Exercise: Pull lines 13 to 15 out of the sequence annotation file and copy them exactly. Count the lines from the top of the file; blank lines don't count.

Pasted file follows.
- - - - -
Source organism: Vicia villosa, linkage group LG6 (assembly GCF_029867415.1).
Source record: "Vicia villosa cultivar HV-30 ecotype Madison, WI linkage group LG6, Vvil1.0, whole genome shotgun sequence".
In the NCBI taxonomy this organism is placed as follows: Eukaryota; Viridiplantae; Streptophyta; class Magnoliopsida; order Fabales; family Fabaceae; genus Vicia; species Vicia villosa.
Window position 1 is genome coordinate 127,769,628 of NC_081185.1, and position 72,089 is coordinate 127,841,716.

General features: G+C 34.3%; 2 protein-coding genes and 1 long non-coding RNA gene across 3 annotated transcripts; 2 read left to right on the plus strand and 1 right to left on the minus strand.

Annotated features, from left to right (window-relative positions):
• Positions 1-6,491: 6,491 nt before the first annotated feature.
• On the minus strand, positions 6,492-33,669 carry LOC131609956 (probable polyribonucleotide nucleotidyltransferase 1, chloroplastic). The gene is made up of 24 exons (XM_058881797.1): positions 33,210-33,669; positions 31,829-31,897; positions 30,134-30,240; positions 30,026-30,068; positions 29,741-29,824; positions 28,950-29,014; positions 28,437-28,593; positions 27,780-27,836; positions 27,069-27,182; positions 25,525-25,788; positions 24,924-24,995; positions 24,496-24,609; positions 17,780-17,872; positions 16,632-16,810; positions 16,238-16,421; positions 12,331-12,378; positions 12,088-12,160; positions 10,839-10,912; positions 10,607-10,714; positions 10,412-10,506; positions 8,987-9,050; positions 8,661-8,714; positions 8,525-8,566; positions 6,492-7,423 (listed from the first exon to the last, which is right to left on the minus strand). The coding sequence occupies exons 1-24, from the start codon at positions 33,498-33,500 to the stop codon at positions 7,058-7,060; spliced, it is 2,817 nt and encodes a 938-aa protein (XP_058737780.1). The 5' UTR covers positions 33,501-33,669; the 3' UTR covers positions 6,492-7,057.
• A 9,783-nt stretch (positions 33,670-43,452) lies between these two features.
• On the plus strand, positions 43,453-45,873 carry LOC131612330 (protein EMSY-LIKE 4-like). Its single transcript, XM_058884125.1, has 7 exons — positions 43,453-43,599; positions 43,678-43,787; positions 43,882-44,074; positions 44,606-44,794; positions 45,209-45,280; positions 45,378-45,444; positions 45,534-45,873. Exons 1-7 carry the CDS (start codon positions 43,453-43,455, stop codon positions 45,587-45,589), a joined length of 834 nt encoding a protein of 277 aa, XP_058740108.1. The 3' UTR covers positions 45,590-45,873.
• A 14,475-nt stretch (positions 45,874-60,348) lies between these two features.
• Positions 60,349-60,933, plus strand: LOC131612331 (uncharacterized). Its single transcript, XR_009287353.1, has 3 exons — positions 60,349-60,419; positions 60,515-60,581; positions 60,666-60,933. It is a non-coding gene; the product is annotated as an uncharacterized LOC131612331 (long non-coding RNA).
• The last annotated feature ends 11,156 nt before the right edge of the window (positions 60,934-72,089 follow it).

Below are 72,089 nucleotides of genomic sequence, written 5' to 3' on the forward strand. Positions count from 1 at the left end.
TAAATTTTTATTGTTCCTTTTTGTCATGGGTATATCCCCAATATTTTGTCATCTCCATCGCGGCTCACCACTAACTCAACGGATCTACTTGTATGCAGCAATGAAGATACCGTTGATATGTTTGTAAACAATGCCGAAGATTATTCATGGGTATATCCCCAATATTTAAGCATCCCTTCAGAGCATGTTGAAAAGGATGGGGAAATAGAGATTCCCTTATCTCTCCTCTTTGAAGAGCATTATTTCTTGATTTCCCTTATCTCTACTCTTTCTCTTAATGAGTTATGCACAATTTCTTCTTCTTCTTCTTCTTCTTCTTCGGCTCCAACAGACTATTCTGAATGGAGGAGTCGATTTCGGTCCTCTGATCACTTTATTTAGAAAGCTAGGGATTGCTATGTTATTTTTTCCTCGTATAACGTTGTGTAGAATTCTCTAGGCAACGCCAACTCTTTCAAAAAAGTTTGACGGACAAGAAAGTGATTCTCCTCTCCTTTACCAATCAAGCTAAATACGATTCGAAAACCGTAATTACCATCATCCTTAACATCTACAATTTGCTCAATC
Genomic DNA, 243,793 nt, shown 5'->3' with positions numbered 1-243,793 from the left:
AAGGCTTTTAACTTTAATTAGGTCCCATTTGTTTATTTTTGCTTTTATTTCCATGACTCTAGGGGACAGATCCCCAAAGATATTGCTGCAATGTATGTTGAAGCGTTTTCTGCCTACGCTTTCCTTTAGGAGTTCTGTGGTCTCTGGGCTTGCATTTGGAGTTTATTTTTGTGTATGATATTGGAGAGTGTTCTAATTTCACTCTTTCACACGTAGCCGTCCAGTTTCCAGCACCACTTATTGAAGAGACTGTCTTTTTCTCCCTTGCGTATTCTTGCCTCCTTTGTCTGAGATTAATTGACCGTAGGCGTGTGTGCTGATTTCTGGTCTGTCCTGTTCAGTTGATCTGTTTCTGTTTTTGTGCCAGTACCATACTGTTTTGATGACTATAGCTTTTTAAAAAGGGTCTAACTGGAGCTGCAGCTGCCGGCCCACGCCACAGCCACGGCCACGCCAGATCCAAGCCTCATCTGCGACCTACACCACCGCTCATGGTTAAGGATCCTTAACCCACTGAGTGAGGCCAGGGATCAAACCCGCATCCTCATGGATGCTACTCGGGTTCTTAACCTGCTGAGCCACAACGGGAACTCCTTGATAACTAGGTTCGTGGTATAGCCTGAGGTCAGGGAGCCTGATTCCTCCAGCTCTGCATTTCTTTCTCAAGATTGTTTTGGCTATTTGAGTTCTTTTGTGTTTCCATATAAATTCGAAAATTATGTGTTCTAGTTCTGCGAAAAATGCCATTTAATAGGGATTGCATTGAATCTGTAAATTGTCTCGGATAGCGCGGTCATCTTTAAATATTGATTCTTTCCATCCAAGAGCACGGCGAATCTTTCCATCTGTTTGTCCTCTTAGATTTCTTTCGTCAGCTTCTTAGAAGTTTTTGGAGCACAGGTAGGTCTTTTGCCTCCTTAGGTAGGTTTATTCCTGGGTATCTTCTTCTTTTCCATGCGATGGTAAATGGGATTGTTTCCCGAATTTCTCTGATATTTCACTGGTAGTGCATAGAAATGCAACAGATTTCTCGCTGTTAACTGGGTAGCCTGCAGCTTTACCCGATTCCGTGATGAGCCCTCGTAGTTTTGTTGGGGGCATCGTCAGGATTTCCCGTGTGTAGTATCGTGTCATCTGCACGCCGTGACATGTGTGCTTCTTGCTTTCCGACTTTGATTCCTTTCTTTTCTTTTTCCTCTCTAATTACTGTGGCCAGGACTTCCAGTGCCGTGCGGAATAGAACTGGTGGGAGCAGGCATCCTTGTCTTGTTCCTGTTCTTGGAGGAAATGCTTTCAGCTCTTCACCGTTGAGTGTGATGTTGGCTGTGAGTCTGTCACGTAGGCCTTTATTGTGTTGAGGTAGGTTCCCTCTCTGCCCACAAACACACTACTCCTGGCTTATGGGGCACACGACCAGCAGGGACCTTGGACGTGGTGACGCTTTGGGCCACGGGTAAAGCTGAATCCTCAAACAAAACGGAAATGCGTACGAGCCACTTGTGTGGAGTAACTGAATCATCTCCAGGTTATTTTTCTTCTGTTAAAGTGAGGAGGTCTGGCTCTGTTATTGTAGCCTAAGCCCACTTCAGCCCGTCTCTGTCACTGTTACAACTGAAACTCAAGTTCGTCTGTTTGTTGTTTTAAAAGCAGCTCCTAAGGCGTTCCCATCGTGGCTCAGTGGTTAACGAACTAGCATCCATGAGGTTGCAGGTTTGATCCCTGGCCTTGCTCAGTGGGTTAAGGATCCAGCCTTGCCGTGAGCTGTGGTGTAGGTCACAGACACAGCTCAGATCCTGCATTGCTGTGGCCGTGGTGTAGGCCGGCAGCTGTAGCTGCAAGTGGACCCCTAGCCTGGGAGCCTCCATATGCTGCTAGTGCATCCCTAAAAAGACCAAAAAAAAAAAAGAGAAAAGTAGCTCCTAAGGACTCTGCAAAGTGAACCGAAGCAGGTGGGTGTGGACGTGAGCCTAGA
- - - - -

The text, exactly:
• The last annotated feature ends 11,156 nt before the right edge of the window (positions 60,934-72,089 follow it).

Below are 72,089 nucleotides of genomic sequence, written 5' to 3' on the forward strand. Positions count from 1 at the left end.
TAAATTTTTATTGTTCCTTTTTGTCATGGGTATATCCCCAATATTTTGTCATCTCCATCGCGGCTCACCACTAACTCAACGGATCTACTTGTATGCAGCAATGAAGATACCGTTGATATGTTTGTAAACAATGCCGAAGATTATTCATGGGTATATCCCCAATATTTAAGCATCCCTTCAGAGCATGTTGAAAAGGATGGGGAAATAGAGATTCCCTTATCTCTCCTCTTTGAAGAGCATTATTTCTTGATTTCCCTTATCTCTACTCTTTCTCTTAATGAGTTATGCACAATTTCTTCTTCTTCTTCTTCTTCTTCTTCGGCTCCAACAGACTATTCTGAATGGAGGAGTCGATTTCGGTCCTCTGATCACTTTATTTAGAAAGCTAGGGATTGCTATGTTATTTTTTCCTCGTATAACGTTGTGTAGAATTCTCTAGGCAACGCCAACTCTTTCAAAAAAGTTTGACGGACAAGAAAGTGATTCTCCTCTCCTTTACCAATCAAGCTAAATACGATTCGAAAACCGTAATTACCATCATCCTTAACATCTACAATTTGCTCAATC